train the teacher coding in front of laptop

Design Challenges:

Willow Lantern with Codebug

Next stage glue :)

finished lantern structure waiting for glue

More glue!

gluing a paper lantern

Final testing before castle installation:

Lit up lantern on classroom table with code tested

Powerbanks for external display

Bolsover Lantern Parade on Saturday 25th November 2017:

Removing barriers: Exploring meaningful data projects with The Internet of Curious Things

The Internet of Curious Things is our programme of inclusive and accessible projects that give everyone a chance to explore data and connect communities. With or without previous digital making or coding experiences. That's the important bit that we take to everything activity we plan.

Development of hardware and software allows the focus to be more on creative problem-solving and empowering people to be changemakers in their own communities.

block code to collect environmental data

Sensor nodes can be programmed in Python or via drag and drop blocks, so primary aged children who have used Scratch as a programming environment in school can immediately transfer skills. Also, by providing access to other people’s projects, new users can explore already working code and then adapt and remix the lines of code for their own applications.

Smart citizens of Leeds recently innovated with more 'Internet of Curious Things' projects as part of a collaboration with Leeds Libraries and The Ada Show.

workshop room at leeds library internet of curious things workshop

Participants brought along varying levels of coding experiences, with the whole group embracing the possibilities of The Things Network and the concept of the internet of things to build their own inventions.

adult coding to collect data

It was also a great opportunity to share the expansion of infrastructure and exciting possibilities with the Things North communities spanning the north of England, sparking new ideas and talking points.

adults checking out things network global map

More information about Things North on the link below:

Increasing participation of girls in STEM

When The Ada Show performed at Leeds Central Library on 14.11.17, 75 KS3 students from 5 of the city's schools were invited and inspired by the actions and innovations of Ada Lovelace in the nineteenth century.

The morning session gave an opportunity to lead an 'Internet of Curious Things' workshop with a group of students from the Co-op Academy in Leeds.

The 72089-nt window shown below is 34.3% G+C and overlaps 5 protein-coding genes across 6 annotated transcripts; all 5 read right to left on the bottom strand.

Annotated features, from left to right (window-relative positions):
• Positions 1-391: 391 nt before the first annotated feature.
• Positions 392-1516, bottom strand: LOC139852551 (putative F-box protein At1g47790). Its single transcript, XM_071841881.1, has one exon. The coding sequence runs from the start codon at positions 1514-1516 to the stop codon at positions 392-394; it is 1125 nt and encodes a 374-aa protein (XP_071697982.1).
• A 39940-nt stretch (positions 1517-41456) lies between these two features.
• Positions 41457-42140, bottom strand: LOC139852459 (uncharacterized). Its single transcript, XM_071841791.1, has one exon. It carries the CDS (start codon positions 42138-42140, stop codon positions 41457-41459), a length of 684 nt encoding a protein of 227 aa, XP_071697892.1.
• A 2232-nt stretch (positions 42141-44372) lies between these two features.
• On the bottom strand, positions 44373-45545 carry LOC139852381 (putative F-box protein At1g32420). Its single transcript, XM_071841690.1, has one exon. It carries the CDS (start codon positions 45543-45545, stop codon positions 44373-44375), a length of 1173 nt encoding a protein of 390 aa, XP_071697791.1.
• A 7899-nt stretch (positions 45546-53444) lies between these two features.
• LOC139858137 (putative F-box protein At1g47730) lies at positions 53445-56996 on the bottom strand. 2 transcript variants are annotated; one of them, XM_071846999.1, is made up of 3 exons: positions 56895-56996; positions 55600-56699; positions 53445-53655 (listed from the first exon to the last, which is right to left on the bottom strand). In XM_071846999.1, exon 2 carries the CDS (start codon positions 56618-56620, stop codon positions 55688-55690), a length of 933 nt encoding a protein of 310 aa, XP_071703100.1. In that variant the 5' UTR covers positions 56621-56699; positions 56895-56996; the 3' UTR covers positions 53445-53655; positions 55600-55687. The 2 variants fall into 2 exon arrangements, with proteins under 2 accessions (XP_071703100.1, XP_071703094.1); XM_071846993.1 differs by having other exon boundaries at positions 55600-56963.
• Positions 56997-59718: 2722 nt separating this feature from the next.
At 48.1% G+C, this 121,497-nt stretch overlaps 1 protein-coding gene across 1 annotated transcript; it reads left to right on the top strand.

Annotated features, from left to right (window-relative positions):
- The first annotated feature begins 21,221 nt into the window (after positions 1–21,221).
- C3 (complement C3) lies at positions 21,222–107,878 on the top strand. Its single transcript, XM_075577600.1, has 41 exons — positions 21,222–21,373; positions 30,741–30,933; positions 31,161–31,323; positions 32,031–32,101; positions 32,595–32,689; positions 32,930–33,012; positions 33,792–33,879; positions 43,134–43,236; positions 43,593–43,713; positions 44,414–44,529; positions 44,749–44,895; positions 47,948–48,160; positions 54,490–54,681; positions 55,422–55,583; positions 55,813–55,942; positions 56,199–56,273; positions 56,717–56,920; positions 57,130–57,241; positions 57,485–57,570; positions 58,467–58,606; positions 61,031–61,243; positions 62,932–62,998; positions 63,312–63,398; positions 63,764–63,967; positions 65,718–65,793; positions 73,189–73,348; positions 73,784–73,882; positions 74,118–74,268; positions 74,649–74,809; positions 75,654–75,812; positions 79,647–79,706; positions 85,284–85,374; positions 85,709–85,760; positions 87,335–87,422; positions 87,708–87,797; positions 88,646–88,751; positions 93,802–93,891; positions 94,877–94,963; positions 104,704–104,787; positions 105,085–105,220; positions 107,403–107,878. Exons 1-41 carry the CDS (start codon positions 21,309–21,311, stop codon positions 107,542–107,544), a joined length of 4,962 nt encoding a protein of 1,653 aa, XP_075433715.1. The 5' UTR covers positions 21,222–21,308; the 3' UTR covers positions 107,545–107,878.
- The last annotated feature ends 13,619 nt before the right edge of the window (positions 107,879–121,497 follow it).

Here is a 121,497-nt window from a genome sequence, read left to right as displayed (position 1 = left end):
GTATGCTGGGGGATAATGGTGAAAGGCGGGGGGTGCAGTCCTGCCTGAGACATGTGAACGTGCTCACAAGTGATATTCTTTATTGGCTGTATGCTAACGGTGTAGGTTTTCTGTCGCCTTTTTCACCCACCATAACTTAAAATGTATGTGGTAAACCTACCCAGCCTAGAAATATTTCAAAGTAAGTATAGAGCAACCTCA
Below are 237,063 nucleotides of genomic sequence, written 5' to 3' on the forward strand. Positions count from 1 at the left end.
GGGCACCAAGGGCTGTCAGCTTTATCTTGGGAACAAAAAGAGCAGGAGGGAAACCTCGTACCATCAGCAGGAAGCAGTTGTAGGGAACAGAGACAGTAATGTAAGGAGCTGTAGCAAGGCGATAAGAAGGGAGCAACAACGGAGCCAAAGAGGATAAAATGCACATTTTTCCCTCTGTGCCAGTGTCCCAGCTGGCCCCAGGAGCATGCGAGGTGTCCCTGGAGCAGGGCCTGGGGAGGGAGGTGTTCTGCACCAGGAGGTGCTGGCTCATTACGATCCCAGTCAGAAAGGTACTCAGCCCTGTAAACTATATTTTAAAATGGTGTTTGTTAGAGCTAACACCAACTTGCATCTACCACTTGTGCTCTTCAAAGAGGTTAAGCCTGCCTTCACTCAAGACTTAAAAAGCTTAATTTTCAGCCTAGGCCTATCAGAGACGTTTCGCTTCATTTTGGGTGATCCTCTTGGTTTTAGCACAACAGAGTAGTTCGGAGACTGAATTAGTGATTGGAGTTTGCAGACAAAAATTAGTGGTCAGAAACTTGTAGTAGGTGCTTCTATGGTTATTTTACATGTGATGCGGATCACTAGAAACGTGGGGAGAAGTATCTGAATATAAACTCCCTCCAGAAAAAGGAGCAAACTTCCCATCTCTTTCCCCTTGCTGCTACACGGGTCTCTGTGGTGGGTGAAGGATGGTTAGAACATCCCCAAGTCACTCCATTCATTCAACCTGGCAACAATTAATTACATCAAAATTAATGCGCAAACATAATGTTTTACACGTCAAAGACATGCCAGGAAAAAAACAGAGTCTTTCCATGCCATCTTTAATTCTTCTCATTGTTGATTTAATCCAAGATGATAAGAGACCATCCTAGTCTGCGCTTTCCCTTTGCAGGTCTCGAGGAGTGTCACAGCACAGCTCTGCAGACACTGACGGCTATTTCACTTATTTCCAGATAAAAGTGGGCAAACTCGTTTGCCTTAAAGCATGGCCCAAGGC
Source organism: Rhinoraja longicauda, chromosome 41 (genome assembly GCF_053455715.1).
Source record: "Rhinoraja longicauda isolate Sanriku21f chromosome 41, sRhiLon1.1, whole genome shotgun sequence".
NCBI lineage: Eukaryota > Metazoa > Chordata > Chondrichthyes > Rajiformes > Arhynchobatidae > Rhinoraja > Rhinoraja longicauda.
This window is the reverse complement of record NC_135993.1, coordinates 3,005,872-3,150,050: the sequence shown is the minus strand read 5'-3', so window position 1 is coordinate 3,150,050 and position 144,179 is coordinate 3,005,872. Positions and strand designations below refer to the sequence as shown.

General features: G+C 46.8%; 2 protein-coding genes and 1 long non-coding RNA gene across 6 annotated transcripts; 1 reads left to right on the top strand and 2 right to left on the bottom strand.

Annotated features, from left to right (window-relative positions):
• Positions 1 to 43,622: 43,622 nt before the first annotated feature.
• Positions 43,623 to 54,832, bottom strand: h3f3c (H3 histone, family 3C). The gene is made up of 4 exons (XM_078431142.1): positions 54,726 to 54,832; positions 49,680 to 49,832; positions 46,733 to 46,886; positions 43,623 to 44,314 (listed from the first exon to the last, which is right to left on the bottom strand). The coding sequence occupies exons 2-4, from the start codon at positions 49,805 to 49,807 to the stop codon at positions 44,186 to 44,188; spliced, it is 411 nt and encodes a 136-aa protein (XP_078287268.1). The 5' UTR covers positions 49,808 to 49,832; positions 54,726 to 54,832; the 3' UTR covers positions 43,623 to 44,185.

They took the connection of wearables and lights from Ada Lovelace's dress to consider twenty first century applications of a more connected world and the internet of things. Read about their experiences on the day below:

Blogpost from Coop academy in leeds about visit to Ada Show with student workshop

The group explore more about the first complex algorithms and got to grips with the engineering behind the Analytical Engine, through a practical activity using string and brain processing!

Ada Lovelace demonstrating Analytical Engine with audience and string

Inspiring Young Engineers alongside Ada Lovelace

Brilliant to be working with the team delivering The Ada Show Tour across libraries in the north of England, and supporting their engaging workshop programme.

Actor dressed as Ada Lovelace stood with 3 adults

We've collaborated on the planning of sessions such as 'Dynamic Circuits' and provided the technology to support wearable activities using Codebug.

Girl showing a Codebug wearable controller in front of her face

The Ada Tour visited Leeds Libraries on 13.11.17 and we were delighted to facilitate the workshops and inspire this new generation of computer scientists.

two books from a library coding collection, Ada Lovelace and intro to coding

During the 'Dynamic Circuits' activities, children from a local primary built paper circuits with electric paint and copper tape to create their own lightbulb moments to share with others at home.

4 pairs of hands creating paper circuits

Using circuitry as the building blocks to further projects, the group went on to explore the circuits built into Ada's dress as they watched the show and have further computing projects planned with the library team.

2 examples of leds lighting on a paper circuit

Intrigued by the performance? You'll find a video introduction here.

Actor performing as Ada Lovelace in front of a class of primary school children